State imposes quarantine on coffee from Oahu farm, mill where coffee berry borer found

The Hawaii Board of Agriculture voted Tuesday to place coffee grown at Waialua Estate Coffee Farms and coffee roasted at the Old Waialua Sugar Mill on Oahu under the same quarantine restrictions as coffee grown on Hawaii Island because of the recent detection of coffee berry borer infestations at the sites.

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The Hawaii Board of Agriculture voted Tuesday to place coffee grown at Waialua Estate Coffee Farms and coffee roasted at the Old Waialua Sugar Mill on Oahu under the same quarantine restrictions as coffee grown on Hawaii Island because of the recent detection of coffee berry borer infestations at the sites.

The board voted unanimously to expand the interisland quarantine restrictions to these specific Waialua farm and mill. The restrictions went into effect on Wednesday, according to the state Department of Agriculture. Both sites are owned by Dole Foods.

“It is critical in situations like this that the department and the industry work closely together,” said Scott Enright, chairperson of the HBOA. “We appreciate the strong leadership of Hawaii’s coffee industry and the complete cooperation of Dole in this matter.”

The quarantine restrictions are limited to the designated areas in Waialua, Oahu, and does not apply to other Oahu coffee growers at this time. HDOA has surveyed other small coffee farms in Waimanalo, Maunawili, Poamoho, Kunia and Tantalus, and have not found CBB at other Oahu areas.

The quarantine restrictions are exactly the same as those which have been in effect for coffee from Hawaii Island since December 2010. The quarantine restrictions require a permit from the Department of Agriculture to transport unroasted coffee beans, coffee plants and plant parts, used coffee bags and coffee harvesting equipment from CBB-infested islands to other non-infested areas or islands to prevent CBB movement.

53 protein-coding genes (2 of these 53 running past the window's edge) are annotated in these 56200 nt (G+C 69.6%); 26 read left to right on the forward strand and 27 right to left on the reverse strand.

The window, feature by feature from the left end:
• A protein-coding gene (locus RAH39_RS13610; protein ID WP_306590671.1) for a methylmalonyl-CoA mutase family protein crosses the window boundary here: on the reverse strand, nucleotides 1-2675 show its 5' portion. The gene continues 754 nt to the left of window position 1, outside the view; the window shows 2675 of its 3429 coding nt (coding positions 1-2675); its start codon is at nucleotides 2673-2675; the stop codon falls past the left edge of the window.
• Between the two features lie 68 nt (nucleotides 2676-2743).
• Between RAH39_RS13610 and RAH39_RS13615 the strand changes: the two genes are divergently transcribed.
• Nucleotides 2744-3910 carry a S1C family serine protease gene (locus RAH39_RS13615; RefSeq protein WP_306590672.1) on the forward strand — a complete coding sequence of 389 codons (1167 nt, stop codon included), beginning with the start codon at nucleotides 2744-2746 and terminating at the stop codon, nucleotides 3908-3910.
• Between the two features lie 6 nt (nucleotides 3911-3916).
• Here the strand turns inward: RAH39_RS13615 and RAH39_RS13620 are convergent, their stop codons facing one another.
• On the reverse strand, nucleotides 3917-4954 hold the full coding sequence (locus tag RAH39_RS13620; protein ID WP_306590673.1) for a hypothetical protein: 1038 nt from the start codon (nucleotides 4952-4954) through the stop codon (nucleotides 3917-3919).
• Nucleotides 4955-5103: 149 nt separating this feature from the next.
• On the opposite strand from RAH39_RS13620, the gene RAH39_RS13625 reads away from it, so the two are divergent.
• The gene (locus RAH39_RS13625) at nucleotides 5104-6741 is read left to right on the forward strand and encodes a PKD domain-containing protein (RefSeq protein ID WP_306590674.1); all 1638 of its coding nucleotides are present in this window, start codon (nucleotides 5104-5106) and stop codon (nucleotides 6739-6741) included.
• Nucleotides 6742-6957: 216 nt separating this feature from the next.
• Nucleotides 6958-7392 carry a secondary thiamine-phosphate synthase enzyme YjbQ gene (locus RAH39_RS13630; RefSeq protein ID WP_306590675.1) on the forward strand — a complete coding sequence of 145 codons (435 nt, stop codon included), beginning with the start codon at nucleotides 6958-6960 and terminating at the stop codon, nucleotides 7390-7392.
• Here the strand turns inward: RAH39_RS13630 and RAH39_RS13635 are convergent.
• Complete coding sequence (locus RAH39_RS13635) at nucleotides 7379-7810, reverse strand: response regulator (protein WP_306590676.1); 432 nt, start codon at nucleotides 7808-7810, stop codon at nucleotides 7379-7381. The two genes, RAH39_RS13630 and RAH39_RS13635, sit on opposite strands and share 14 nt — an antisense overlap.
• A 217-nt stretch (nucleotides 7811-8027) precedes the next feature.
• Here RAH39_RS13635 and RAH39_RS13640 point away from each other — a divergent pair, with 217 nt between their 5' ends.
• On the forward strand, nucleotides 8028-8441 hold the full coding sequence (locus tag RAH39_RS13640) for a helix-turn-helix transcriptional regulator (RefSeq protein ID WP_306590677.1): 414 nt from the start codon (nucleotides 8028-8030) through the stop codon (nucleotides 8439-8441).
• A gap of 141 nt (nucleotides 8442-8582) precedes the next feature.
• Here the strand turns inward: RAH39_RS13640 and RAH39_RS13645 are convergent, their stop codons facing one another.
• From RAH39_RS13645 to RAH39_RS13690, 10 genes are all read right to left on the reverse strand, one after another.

The rules also require certain treatments and inspection by Department of Agriculture Plant Quarantine inspectors prior to shipping. Inspectors will either attach a tag, label or stamp to indicate the shipment passed inspection requirements. For unroasted coffee beans, acceptable treatment protocols include fumigation, freezing and heat treatment. The coffee beans must also be roasted at a facility that is at least five miles from any commercial coffee-growing area.

Although the Oahu quarantine restrictions were approved Tuesday, Dole Foods had already placed their Waialua Coffee Farm and Waialua Estate Coffee Mill under voluntary quarantine.

One of the most devastating coffee pests, CBB was first detected in the state in September 2010 in Kona and discovered in Kaʻu in May 2011. In early December, the Department of Agriculture confirmed the presence of the CBB (Hypothenemus hampei) on the coffee farm in Waialua, Oahu.

This small beetle bores into the coffee “cherry” to lay its eggs. The larvae feed on the coffee bean, reducing the yield and quality of the bean. CBB is native to Central Africa and is also found in many coffee-growing regions of the world, including Central and South America.

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Immediately after the detection, a joint crew surveyed the coffee fields and coffee mill and found that CBB was established and distributed throughout the 155-acre Waialua farm and the mill. It is still unknown how CBB made its way to Hawaii Island and how it came to Oahu. HDOA will continue to survey uninfested areas in Hawaii and attempt to trace forward recent shipments of coffee from Oahu to other islands.

Since its detection in Kona in 2010, Big Island coffee growers have developed methods to manage the pest, which include using an organic pesticide and field sanitation practices. Some farms with good management practices have been able to keep infestations down to about 20 percent of the coffee crop.

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